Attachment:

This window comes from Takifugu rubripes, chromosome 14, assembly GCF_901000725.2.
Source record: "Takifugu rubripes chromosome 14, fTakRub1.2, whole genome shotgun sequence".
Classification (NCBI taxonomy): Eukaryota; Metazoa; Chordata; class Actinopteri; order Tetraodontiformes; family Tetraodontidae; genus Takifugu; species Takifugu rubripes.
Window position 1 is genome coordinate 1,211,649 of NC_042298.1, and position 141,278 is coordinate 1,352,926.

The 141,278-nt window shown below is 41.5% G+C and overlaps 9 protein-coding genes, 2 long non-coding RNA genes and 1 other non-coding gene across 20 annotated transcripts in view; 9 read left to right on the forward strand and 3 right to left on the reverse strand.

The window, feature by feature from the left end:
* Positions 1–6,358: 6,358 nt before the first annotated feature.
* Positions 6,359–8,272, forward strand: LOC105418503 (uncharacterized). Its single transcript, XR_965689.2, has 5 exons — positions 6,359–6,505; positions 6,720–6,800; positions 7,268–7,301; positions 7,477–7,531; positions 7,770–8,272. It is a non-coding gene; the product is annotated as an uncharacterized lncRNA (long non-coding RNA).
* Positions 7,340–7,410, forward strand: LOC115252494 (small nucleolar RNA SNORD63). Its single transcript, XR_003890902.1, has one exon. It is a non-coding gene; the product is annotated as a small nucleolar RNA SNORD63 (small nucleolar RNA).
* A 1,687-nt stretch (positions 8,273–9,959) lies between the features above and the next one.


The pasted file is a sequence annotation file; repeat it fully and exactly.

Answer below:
This window comes from Takifugu rubripes, chromosome 14, assembly GCF_901000725.2.
Source record: "Takifugu rubripes chromosome 14, fTakRub1.2, whole genome shotgun sequence".
Classification (NCBI taxonomy): Eukaryota; Metazoa; Chordata; class Actinopteri; order Tetraodontiformes; family Tetraodontidae; genus Takifugu; species Takifugu rubripes.
Window position 1 is genome coordinate 1,211,649 of NC_042298.1, and position 141,278 is coordinate 1,352,926.

The 141,278-nt window shown below is 41.5% G+C and overlaps 9 protein-coding genes, 2 long non-coding RNA genes and 1 other non-coding gene across 20 annotated transcripts in view; 9 read left to right on the forward strand and 3 right to left on the reverse strand.

The window, feature by feature from the left end:
* Positions 1–6,358: 6,358 nt before the first annotated feature.
* Positions 6,359–8,272, forward strand: LOC105418503 (uncharacterized). Its single transcript, XR_965689.2, has 5 exons — positions 6,359–6,505; positions 6,720–6,800; positions 7,268–7,301; positions 7,477–7,531; positions 7,770–8,272. It is a non-coding gene; the product is annotated as an uncharacterized lncRNA (long non-coding RNA).
* Positions 7,340–7,410, forward strand: LOC115252494 (small nucleolar RNA SNORD63). Its single transcript, XR_003890902.1, has one exon. It is a non-coding gene; the product is annotated as a small nucleolar RNA SNORD63 (small nucleolar RNA).
* A 1,687-nt stretch (positions 8,273–9,959) lies between the features above and the next one.